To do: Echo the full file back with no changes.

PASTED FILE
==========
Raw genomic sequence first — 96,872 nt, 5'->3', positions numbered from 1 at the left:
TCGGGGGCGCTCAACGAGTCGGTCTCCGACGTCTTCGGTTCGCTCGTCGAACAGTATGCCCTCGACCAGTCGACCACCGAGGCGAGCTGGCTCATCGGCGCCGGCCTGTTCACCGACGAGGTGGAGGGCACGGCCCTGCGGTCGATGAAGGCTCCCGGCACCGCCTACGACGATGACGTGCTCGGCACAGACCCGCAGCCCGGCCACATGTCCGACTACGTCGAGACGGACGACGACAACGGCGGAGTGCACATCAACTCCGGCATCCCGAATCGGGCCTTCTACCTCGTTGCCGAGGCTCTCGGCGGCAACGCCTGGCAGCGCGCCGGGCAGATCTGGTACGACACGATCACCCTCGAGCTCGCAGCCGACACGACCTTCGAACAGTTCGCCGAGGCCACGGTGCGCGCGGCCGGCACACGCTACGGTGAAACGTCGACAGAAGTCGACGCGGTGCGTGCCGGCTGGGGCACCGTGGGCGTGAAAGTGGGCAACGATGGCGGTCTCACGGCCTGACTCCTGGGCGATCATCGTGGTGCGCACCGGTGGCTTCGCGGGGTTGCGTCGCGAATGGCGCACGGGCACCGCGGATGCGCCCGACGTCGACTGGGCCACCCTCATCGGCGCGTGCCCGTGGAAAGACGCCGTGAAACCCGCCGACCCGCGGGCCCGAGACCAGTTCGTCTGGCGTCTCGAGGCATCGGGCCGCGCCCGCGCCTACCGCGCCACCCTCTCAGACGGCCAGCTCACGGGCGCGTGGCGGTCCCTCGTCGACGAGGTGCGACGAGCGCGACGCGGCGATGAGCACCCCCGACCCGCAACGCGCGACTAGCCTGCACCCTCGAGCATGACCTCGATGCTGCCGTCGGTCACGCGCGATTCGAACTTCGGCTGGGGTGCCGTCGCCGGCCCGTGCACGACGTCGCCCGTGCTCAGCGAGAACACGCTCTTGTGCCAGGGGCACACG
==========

Raw genomic sequence first — 96,872 nt, 5'->3', positions numbered from 1 at the left:
TCGGGGGCGCTCAACGAGTCGGTCTCCGACGTCTTCGGTTCGCTCGTCGAACAGTATGCCCTCGACCAGTCGACCACCGAGGCGAGCTGGCTCATCGGCGCCGGCCTGTTCACCGACGAGGTGGAGGGCACGGCCCTGCGGTCGATGAAGGCTCCCGGCACCGCCTACGACGATGACGTGCTCGGCACAGACCCGCAGCCCGGCCACATGTCCGACTACGTCGAGACGGACGACGACAACGGCGGAGTGCACATCAACTCCGGCATCCCGAATCGGGCCTTCTACCTCGTTGCCGAGGCTCTCGGCGGCAACGCCTGGCAGCGCGCCGGGCAGATCTGGTACGACACGATCACCCTCGAGCTCGCAGCCGACACGACCTTCGAACAGTTCGCCGAGGCCACGGTGCGCGCGGCCGGCACACGCTACGGTGAAACGTCGACAGAAGTCGACGCGGTGCGTGCCGGCTGGGGCACCGTGGGCGTGAAAGTGGGCAACGATGGCGGTCTCACGGCCTGACTCCTGGGCGATCATCGTGGTGCGCACCGGTGGCTTCGCGGGGTTGCGTCGCGAATGGCGCACGGGCACCGCGGATGCGCCCGACGTCGACTGGGCCACCCTCATCGGCGCGTGCCCGTGGAAAGACGCCGTGAAACCCGCCGACCCGCGGGCCCGAGACCAGTTCGTCTGGCGTCTCGAGGCATCGGGCCGCGCCCGCGCCTACCGCGCCACCCTCTCAGACGGCCAGCTCACGGGCGCGTGGCGGTCCCTCGTCGACGAGGTGCGACGAGCGCGACGCGGCGATGAGCACCCCCGACCCGCAACGCGCGACTAGCCTGCACCCTCGAGCATGACCTCGATGCTGCCGTCGGTCACGCGCGATTCGAACTTCGGCTGGGGTGCCGTCGCCGGCCCGTGCACGACGTCGCCCGTGCTCAGCGAGAACACGCTCTTGTGCCAGGGGCACACG